December 10, 2018
The vibrant commercial production area for high value vegetables in an upland community in Tiwi, Albay illustrates how farmers in this part of Bicol have found a niche growing such types of crops they can sell to expensive hotels and restaurants in the area.
The result is an increase in income of a regular Tiwi farmer from 800 pesos a week to 2,000 pesos a week for high value crops like lettuce. The shift to producing high value crops is part of the project Sustainable Upland Agribusiness Enterprise Development assisted by Japan Overseas Cooperation Volunteer (JOCV) Shunsuke Imaizumi.
"I held a market survey on needs and supply of vegetables in Legazpi, Tabasco, and Tiwi in Bicol. I found out that lettuce has very high demand in the local market but has very low supply. This is how I started the idea of teaching the farmers on commercially producing different varieties of lettuce," said Imaizumi, who graduated with Master's degree in agricultural sciences from Nagoya University and has worked in organic farming in Japan and in Germany. Imaizumi is among the Japanese volunteers dispatched by the Japan International Cooperation Agency (JICA) to partner countries like the Philippines to help address development challenges.
Imaizumi trained 30 farmer members of Sto. Cristo Upland Farmers Association on agribusiness and organic farming techniques such as mokusaku (using wood vinegar as alternative fertilizer) and vermicomposting (turning organic wastes into high quality compost using worms). Local production sales rose as much as P20,000 for the farmer's association during peak months.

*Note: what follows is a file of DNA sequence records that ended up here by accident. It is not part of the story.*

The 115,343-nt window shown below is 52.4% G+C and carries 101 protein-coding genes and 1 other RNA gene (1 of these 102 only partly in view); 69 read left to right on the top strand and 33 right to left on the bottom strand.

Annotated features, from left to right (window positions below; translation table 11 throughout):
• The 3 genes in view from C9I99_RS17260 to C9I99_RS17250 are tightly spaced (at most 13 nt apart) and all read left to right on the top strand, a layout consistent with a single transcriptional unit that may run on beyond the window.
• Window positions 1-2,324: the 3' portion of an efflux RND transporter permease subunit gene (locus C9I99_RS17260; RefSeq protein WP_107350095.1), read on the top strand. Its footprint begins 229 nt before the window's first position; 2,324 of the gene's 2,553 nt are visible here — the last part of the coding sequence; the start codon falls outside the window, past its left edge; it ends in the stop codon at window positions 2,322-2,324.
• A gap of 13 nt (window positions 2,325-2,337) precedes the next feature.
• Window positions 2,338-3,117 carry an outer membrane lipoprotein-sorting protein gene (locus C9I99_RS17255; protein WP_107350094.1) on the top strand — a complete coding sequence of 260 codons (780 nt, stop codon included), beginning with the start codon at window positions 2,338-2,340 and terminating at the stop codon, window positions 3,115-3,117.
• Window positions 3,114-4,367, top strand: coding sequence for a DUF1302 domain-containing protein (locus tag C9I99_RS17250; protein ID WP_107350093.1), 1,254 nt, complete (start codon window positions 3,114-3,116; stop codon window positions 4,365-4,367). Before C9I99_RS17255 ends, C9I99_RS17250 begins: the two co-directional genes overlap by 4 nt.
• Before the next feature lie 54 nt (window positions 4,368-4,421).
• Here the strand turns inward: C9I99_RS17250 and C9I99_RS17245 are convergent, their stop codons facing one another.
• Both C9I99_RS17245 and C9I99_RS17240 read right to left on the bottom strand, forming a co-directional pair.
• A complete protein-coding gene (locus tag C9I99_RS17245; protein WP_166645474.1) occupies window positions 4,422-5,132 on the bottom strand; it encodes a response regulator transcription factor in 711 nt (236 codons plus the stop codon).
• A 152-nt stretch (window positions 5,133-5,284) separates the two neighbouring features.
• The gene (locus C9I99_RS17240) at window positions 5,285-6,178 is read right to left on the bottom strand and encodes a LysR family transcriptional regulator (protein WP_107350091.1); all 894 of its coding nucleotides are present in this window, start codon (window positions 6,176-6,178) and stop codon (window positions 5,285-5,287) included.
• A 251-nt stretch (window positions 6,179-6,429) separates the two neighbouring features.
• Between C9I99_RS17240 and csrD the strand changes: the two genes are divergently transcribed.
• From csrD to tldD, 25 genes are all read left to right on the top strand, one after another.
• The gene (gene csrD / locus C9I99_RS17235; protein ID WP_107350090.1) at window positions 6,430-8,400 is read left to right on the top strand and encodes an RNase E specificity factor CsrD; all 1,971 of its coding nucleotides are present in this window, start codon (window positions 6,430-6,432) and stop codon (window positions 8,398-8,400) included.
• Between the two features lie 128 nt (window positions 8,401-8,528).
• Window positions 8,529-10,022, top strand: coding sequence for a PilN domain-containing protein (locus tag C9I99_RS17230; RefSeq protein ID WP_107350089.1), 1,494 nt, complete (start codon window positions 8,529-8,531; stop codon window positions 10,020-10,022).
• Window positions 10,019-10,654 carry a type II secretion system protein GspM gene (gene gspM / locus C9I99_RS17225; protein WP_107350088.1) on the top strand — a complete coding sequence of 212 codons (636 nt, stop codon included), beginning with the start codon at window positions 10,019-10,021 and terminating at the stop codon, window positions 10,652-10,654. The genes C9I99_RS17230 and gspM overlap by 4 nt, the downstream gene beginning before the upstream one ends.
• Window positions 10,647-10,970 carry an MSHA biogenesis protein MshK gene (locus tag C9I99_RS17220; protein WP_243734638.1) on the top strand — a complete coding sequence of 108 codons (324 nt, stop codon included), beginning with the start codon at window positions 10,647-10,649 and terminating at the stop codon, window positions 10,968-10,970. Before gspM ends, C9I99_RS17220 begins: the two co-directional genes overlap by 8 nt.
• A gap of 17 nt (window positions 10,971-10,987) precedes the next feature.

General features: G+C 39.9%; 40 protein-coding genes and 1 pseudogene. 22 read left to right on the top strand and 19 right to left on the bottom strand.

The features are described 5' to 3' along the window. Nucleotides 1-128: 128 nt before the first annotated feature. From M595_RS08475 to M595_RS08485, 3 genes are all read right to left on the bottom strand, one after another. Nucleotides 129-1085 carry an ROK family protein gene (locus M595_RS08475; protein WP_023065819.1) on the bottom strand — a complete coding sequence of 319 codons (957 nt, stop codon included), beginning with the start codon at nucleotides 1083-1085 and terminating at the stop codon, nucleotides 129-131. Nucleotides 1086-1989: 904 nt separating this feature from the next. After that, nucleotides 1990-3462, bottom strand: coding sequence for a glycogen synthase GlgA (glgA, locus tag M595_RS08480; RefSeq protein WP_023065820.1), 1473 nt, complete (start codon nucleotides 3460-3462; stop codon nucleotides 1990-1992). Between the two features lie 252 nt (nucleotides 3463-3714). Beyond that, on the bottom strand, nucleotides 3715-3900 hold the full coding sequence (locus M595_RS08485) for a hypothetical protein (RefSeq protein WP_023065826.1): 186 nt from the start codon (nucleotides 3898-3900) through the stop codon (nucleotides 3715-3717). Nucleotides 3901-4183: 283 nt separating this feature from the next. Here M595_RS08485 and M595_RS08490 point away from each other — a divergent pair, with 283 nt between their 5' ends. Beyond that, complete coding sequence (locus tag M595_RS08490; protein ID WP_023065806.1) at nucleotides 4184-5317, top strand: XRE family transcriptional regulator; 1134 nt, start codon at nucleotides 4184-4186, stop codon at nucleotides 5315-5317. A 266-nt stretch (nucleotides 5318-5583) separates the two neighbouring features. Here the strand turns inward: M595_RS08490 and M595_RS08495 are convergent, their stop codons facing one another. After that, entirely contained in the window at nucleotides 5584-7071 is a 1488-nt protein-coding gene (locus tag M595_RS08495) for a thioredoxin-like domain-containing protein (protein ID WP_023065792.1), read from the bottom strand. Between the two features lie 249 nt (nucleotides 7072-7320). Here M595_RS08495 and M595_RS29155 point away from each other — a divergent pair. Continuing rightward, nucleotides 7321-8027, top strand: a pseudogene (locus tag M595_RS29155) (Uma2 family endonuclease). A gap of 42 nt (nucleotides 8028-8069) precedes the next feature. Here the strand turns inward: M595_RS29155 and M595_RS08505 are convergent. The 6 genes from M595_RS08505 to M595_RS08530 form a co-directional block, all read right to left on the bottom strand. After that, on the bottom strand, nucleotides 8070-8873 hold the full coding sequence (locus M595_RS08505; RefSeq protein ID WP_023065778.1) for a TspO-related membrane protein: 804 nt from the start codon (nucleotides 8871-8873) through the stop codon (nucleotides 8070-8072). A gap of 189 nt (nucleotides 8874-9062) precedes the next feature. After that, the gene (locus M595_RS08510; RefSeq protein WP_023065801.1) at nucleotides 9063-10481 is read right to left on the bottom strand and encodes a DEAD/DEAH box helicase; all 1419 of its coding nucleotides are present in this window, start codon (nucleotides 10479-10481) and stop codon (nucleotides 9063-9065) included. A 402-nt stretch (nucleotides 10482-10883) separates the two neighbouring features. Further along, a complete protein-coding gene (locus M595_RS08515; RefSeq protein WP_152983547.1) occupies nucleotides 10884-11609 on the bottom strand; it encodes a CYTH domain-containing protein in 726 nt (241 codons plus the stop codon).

Prior to the project, farming in upland communities in Tiwi faced many challenges, including limited capital to sustain production, access to information on appropriate farming techniques, trainings on agricultural entrepreneurship, and market access.
"I assisted farmers on how to become a farmer entrepreneur. The farmers in our area are now motivated to produce more high value vegetables due to its high demand in our locality," said Michael Francisco, agricultural technologist at Tiwi's Municipal Agricultural Office (MAO). "With help from the Japanese volunteers, our farmers found their niche, connecting to different markets."
Japanese volunteer Imaizumi said the motivation of the Tiwi farmers to pursue high value crops is part of the success of the project. The farmers in Sto. Cristo now have vermicomposting and mushroom production facilities. The farmers in Tiwi are also benefiting from the mokusaku production plant established in Tumana in Tiwi.
In the span of two years that the project was implemented, local farmers in Tiwi showed that it is not enough to just rely on nature's bounty, farmers also have to work hard to sustain their revenue stream.
Farmers showing off a successful harvest from the trial growing of lettuce